First, the good news: when you turn on your analog TV at 11:59 p.m. on April 6, 2009, you'll get pictures and sound. And now the bad news: at midnight and forever after, your TV will never receive a signal again.
As you might expect, the federal government is behind this. It doesn't own any TV stations, but it does own the broadcast spectrum - the frequencies over which TV is broadcast. To use those frequencies, commercial TV stations have to play by the government's rules. And the new rule is that it wants some of those frequencies back. Actually, the government is trading the old frequencies for some new ones, but the new ones can only be used to broadcast digital signals. So when the old frequencies go dark (the Senate bill targets an April 7, 2009, cutoff and the House bill says December 31, 2008), analog TV broadcasting will cease in the United States. And in an instant, about a zillion analog TVs will become obsolete.
All those people smugly kicking up their feet in front of their beautiful new digital TVs probably won't even notice. Others will buy some kind of tuner/adapter that will receive the new signals and display them on their old analog sets. But countless viewers with a TV in the guest room or an old set in the garage or basement will wind up with junk.
Why is the government doing this? Because it knows what's best for everyone, and digital TV - with its undistorted pictures and potential for high-definition - is unquestionably what's best. That belief is certainly not influenced by the fact that the government will make billions auctioning off the old analog spectrum. And of course, TV manufacturers will also make a few bucks selling digital TVs and tuners. No matter who benefits, and regardless of whether a largesse-inspired government decides to buy adapters for people with analog TVs, it is you and I who will pay the entire cost.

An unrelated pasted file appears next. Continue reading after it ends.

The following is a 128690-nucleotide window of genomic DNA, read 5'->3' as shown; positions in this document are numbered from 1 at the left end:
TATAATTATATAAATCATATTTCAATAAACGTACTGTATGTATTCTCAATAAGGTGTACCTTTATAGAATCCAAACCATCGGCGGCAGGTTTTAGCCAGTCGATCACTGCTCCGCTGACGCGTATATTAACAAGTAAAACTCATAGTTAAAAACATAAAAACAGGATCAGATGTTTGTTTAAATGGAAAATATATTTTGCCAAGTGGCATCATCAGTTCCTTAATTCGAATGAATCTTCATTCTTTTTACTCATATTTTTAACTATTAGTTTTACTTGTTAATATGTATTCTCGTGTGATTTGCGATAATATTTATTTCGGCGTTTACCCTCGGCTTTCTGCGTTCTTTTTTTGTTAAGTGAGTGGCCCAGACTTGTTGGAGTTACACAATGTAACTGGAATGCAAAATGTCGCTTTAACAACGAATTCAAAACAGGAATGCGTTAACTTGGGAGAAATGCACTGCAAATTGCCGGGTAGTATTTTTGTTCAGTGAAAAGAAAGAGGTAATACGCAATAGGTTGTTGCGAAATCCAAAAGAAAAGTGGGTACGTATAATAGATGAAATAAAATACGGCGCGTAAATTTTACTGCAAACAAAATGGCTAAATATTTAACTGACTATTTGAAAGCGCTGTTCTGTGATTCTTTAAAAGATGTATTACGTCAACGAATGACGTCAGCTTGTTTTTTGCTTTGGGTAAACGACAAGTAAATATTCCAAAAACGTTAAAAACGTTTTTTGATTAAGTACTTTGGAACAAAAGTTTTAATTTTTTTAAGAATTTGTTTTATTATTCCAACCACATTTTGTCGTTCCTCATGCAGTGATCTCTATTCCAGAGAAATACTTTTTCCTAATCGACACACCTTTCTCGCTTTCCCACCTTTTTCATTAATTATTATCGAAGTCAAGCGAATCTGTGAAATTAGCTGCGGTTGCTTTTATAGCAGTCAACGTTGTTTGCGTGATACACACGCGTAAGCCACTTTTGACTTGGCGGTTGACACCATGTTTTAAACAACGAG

I'm not complaining. But in the spirit of things, as long as we're legislating costly and inconvenient improvements in people's lives, let's abolish analog radio. What the heck - if it's good for TV, it's good for radio. And why stop there? Let's abolish CDs, too. Manufacturing those plastic discs consumes valuable petroleum that should be put where it's really needed - in the gas tanks of SUVs.
But you know what, since your car's CD radio won't work anymore, why bother driving? Let's just abolish cars, and make everybody ride bicycles. If cycling is good enough for the Chinese, it must be good for Americans. Of course, the Chinese are the ones who'll be making all the digital TVs that we'll be buying. Soon, everyone in China will be rich enough to buy a new car. I think it's only fair that we stop using gasoline so they can gas up instead. They'll certainly need it more than we will.
Well, that's just wishful, utopian thinking. I suspect that the lobbyists who dictate government policy don't share my vision. We should just be thankful that our legislators are helping bring us better TV sound and pictures so we can all spend more time sitting passively in front of the tube. Heaven forbid that we turn off our TVs and do something useful, like build them.
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